Encouraging news from Morocco, as new Griffon Vultures (Gyps fulvus) pairs coming from Spain recently settled in the vicinity of the Strait of Gibraltar. After two failed breeding attempts in 2021 and 2022, two females are now incubating in the Jbel Moussa Protected Area. Is the Spanish population trying to get a foothold in northernmost Morocco?
New pairs from Spain established in Jbel Moussa Protected Area
Griffon Vultures are breeding again this year in Morocco. The news was shared by AMPOVIS (the Morrocan Association for the Protection of Birds and Wildlife), whose technicians have been attentively following the movements of the new pairs established in the Jbel Moussa Protected Area.
The first pair settled in January 2023 and the second 2 weeks later. They have been seen copulating and are now incubating, which indicates that the females have successfully laid their eggs. The small colony is also made up of several immature birds, and the local team is positive that some new pairs will be formed in the coming weeks.
How is this year different from the breeding attempts in 2021 and 2022?
In 2021 and 2022, Griffon Vultures pairs made attempts to breed but were unsuccessful, possibly due to human disturbance. Back then, the birds that settled in Jbel Moussa were released, thanks to a reintroduction project that was ongoing, which aimed to re-establish the Griffon Vulture breeding guild.
This year, however, the females that are incubating in the amazing Jbel Moussa Protected Area were not reintroduced! In one of the females, it is possible to observe a ring and wing tag, indicating the bird fledged in Spain. This is a fantastic turning point: it is the first natural expansion from the Spanish population and, possibly, the beginning of the recolonisation of the species in Northern Africa.
Could the Griffon Vulture make a comeback after 40 years?
The Jbel Moussa Protected Area is an important ecological corridor for thousands of vultures that cross the Strait of Gibraltar twice a year, on their natural migratory routes between Europe and Africa. However, there are no records of a breeding colony there since the 1980s. Human-related threats, such as poisoning and hunting, are probably the main causes for their disappearance, as reported by the Vulture Multi-Species Action Plan (Vulture MSAP), co-developed by us at the Vulture Conservation Foundation (VCF) and endorsed by the Convention on Migratory Species (CMS).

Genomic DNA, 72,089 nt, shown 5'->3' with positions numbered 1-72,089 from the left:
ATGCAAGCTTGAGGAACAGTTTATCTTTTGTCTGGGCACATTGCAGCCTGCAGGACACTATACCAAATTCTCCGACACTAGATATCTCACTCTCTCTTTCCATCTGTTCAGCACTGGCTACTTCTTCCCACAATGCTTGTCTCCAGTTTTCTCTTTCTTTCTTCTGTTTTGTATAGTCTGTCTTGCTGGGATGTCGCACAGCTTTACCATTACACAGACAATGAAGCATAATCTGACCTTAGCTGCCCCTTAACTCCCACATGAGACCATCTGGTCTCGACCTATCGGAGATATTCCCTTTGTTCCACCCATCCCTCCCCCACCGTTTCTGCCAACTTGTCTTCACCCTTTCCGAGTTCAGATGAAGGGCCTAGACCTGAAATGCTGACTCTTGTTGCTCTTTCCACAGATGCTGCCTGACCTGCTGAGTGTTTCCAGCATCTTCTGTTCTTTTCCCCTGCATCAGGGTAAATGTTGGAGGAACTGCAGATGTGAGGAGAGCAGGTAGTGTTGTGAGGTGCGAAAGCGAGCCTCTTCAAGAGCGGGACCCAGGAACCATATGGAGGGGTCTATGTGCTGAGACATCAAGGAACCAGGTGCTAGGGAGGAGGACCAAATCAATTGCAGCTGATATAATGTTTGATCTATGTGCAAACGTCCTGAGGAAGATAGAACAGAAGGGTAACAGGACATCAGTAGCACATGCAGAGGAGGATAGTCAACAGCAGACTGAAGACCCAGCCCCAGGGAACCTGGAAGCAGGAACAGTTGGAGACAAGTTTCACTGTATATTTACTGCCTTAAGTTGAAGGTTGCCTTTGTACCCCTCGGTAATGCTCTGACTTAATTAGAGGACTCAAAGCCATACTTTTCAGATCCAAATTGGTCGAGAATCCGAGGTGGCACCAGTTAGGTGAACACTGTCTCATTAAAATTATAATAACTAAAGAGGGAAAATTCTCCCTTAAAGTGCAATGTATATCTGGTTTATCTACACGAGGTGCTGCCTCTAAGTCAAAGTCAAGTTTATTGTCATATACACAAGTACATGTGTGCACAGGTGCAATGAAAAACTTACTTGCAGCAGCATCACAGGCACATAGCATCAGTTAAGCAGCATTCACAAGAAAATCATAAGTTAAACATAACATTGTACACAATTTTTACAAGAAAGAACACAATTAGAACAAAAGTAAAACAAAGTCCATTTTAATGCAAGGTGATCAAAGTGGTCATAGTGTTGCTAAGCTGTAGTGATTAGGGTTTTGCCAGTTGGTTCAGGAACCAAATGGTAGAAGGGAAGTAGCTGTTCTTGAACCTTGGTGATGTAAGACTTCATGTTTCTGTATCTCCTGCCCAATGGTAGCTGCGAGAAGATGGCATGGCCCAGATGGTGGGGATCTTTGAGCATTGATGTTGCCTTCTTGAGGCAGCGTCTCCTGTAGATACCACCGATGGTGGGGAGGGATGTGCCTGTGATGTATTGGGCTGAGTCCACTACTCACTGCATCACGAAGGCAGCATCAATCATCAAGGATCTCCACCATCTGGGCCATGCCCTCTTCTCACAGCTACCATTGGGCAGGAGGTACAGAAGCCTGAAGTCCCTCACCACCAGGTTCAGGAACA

Since 2020, the Moroccan National Agency for Water and Forests and the regional GREPOM/Birdlife Morocco are working together to bring back a breeding colony, with the reintroduction of several Griffon Vultures in 2021 that were found in distress during migration and rehabilitated in specialised facilities. Once recovered, they were transferred to the Jbel Moussa Rehabilitation Centre, to get acclimatised to their future home. The conservation programme also included the creation of feeding stations, to improve food availability, and awareness-raising campaigns to educate the public about the importance of protecting wildlife.
The importance of this breeding colony
Historically, Morocco was home to five different vulture species breeding. Nowadays, only the Bearded Vulture (Gypaetus barbatus) and the Egyptian Vulture (Neophron pecnopterus) still breed, in the Middle and Upper Atlas regions.
In recent years, a higher number of Griffon Vultures started visiting Morocco thanks to the recovery of the species in Europe, particularly in Spain, which is currently home to around 90% of the European population, with 30.100-36.000 breeding pairs estimated according to the latest Report on population estimates for the five European vulture species, published by the VCF in 2022.
We hope this year the breeding pairs can fledge new hatchlings in the wild! Fingers crossed!